Libyan unrest spreads to Tripoli as Benghazi erupts

TRIPOLI Sun Feb 20, 2011 6:47pm EST

1 of 5. Still image from a video footage shows Libya's leader Muammar al Gaddafi gesturing to his supporters during a rally in Nalut February 19, 2011.

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TRIPOLI (Reuters) - Libya's unrest spread to the capital Tripoli on Sunday after scores of protesters were killed in the second city Benghazi, which appeared to have slipped out of control of forces loyal to strongman Muammar Gaddafi.

Gaddafi has attempted to put down protests with a violent crackdown, triggering some of the worst bloodshed in the two months since unrest began sweeping across the Arab world.

In the first sign of serious unrest in the capital, thousands of protesters clashed with supporters of Gadaffi in Tripoli. Gunfire could be heard and police using tear gas to disperse the demonstrators.

In Benghazi, center of Libya's unrest, tens of thousands of people took to the streets and appeared to be in control of the city before security forces opened fire and killed scores.

Benghazi residents said soldiers from a unit had joined their protest and defeated a force Gaddafi's elite guards. Bodies were brought to a hospital riddled with bullets and wounds from rocket-propelled grenades.

A witness in Tripoli said police in the capital were using tear gas against protesters, some of whom were throwing stones at billboards of Gaddafi.

A resident of the capital told Reuters by telephone he could hear gunshots in the streets. "We're inside the house and the lights are out. There are gunshots in the street," he said. "That's what I hear, gunshots and people. I can't go outside."

An expatriate worker said protesters were being dispersed by police and he could see burning cars in the capital.

The spread of unrest to Tripoli is a major development as protests so far, the biggest of Gaddafi's rule, were mostly confined to the east of the country where his grip is weaker.

One of Gaddafi's sons, Saif al-Islam Gaddafi, appeared on television delivering a rambling address in which he repeatedly said Libya was "not Egypt or Tunisia," neighboring countries whose strongmen were swept from power in recent weeks.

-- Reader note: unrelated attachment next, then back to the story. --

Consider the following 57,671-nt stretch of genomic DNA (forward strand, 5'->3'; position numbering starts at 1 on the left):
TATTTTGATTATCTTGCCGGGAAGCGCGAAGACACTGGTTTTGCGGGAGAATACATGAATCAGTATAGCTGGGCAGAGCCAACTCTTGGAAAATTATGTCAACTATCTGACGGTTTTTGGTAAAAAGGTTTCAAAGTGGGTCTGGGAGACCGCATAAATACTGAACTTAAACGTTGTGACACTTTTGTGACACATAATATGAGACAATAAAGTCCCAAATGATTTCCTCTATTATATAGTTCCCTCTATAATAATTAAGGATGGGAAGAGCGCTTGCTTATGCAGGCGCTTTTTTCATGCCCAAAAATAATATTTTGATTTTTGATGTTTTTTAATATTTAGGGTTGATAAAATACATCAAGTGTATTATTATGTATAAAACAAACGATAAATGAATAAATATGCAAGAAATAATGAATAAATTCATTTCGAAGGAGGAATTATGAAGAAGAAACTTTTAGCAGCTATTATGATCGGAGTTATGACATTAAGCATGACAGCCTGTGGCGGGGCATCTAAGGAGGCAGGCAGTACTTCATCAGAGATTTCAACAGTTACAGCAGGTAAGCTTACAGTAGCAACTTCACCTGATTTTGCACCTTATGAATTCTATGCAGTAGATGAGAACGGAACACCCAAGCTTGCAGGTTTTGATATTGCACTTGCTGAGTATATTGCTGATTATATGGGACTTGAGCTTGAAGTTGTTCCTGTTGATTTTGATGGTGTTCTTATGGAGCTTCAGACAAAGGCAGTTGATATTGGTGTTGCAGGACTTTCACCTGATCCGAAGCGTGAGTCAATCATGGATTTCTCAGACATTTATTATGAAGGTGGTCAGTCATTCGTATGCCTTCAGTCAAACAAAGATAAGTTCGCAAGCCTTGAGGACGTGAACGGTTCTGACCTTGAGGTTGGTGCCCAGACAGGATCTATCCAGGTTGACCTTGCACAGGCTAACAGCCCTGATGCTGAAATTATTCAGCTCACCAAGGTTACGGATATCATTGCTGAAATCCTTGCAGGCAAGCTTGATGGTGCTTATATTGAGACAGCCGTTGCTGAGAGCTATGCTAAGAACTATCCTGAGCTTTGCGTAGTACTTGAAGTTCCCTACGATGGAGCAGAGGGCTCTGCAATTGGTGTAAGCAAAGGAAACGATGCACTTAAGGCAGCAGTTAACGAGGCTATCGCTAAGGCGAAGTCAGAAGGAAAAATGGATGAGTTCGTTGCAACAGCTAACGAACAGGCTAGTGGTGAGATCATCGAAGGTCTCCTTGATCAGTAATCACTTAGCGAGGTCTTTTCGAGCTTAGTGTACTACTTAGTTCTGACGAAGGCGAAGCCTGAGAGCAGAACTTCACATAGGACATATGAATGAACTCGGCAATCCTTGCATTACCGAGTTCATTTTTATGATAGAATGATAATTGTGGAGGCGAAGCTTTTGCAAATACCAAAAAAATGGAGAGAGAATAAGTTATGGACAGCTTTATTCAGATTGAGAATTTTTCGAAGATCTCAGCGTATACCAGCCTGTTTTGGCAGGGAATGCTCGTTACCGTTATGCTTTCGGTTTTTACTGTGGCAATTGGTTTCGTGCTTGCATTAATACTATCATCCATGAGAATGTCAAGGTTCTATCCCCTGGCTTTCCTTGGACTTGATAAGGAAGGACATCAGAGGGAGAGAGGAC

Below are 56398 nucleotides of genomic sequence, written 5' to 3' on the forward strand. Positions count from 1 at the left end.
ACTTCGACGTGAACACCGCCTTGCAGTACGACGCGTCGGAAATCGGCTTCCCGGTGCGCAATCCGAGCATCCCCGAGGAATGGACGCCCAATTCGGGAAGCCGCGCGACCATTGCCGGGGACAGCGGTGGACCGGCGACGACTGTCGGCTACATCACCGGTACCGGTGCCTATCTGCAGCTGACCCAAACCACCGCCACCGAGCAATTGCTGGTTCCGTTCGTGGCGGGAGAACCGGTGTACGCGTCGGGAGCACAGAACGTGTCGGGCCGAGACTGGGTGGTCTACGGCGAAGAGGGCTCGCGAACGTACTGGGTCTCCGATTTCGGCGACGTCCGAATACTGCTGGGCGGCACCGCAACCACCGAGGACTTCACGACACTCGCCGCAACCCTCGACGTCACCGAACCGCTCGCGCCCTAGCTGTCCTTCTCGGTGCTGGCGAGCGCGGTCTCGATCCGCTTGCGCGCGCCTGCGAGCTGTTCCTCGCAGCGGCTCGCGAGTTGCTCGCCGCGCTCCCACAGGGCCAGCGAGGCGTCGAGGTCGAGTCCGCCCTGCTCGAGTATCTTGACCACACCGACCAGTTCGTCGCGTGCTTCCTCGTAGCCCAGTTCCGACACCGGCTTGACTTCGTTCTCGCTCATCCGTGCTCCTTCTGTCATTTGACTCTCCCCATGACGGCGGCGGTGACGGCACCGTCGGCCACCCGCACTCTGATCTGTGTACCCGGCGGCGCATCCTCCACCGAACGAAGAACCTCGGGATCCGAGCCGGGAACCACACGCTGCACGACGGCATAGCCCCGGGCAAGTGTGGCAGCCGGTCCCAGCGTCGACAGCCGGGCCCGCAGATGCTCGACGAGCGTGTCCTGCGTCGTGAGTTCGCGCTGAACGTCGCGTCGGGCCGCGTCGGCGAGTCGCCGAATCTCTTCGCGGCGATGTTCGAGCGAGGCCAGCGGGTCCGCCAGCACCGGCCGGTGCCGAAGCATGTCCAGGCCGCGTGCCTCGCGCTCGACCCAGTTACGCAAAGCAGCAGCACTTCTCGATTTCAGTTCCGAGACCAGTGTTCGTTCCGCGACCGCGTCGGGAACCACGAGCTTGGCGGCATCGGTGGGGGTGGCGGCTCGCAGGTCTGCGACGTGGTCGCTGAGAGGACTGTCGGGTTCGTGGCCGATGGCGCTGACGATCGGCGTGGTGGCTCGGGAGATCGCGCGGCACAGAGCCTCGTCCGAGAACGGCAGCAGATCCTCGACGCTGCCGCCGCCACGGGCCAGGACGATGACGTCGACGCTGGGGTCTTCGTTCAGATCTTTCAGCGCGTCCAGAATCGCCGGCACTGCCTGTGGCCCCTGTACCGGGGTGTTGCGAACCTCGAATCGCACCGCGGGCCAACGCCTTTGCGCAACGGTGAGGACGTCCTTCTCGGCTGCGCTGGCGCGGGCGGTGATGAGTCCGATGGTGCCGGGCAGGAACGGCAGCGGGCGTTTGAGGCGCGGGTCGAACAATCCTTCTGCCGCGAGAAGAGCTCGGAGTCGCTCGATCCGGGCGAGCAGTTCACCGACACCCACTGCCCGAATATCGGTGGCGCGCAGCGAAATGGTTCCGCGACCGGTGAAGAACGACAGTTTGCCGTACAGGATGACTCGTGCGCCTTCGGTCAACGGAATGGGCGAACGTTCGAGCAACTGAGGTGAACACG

Wagging a finger at the camera, he blamed Libyan exiles for fomenting the violence, promised dialogue on the Libyan constitution and warned of bloodshed if the situation slipped further out of control.

In Benghazi, Habib al-Obaidi, head of the intensive care unit at the main Al-Jalae hospital, said the bodies of 50 people, mostly killed by gunshots, were brought there on Sunday afternoon. The deaths came after scores were killed on Saturday.

Two hundred wounded people had arrived, 100 of them in serious condition, he said.

"The problem is not the number of those killed but how they were killed. One of the victims was obliterated after being hit by an RPG to the abdomen," he said.

Members of an army unit known as the "Thunderbolt" squad had come to the hospital carrying wounded comrades, he said. The soldiers said they had defected to the cause of the protesters and had fought and defeated Gaddafi's elite guards.

"They are now saying that they have overpowered the Praetorian Guard and that they have joined the people's revolt," another man at the hospital who heard the soldiers, lawyer Mohamed al-Mana, told Reuters by telephone.

Human Rights Watch said the death toll had reached 233 killed in five days of violence.

TRIBAL THREATS

In a rare sign of dissent, Libya's representative to the Arab League quit in protest over "oppression against protesters," Al Jazeera television reported.

The leader of the Al-Zuwayya tribe in eastern Libya, Shaikh Faraj al Zuway, threatened to cut oil exports to Western countries within 24 hours unless authorities stopped what he called the "oppression of protesters."

Akram Al-Warfalli, a leading figure in the Al Warfalla tribe, one of Libya's biggest, told Al Jazeera: "We tell the brother (Gaddafi), well he's no longer a brother, we tell him to leave the country."

Libya is a major energy producer with significant investment from Britain's BP Plc, Exxon of the United States and Italy's ENI among others.

Communications are tightly controlled and Benghazi is not accessible to international journalists, but the picture that has emerged is of a city slipping from the grasp of security forces in the biggest challenge to Gaddafi's rule since the "brotherly leader" seized power in a 1969 military coup.

Sunday's violence took place after residents took to the streets in their thousands to bury scores of dead killed in the previous 24 hours. The United States said it was "gravely concerned" by what it called credible reports hundreds of people had been injured or killed.

A leading tribal figure in the city who requested anonymity said security forces had been venturing out of their barracks and shooting protesters in the street. Clashes were taking place on a road leading to a cemetery where thousands had gone to bury the dead. Buildings were on fire, he said.

One witness said thousands of people had performed prayers in front of 60 bodies laid out in Benghazi in the morning. Women and children were among hundreds of thousands that came out onto the Mediterranean seafront and the area surrounding the port.

(Additional reporting by Hamid Ould Ahmed in Algiers, Suleiman al-Khalidi in Amman, Tom Heneghan in Paris; Writing by Christian Lowe and Marie-Louise Gumuchian; Editing by Diana Abdallah and Jon Boyle)

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Comments (2)
Tallefred wrote:
It didn’t work for Mubarak, and it won’t work for Gaddafi. Down with the world’s ugliest dictator!

Feb 19, 2011 10:07pm EST  --  Report as abuse
freewords wrote:
Will someone write about the abuse in this oil rich country?

Feb 20, 2011 1:43pm EST  --  Report as abuse
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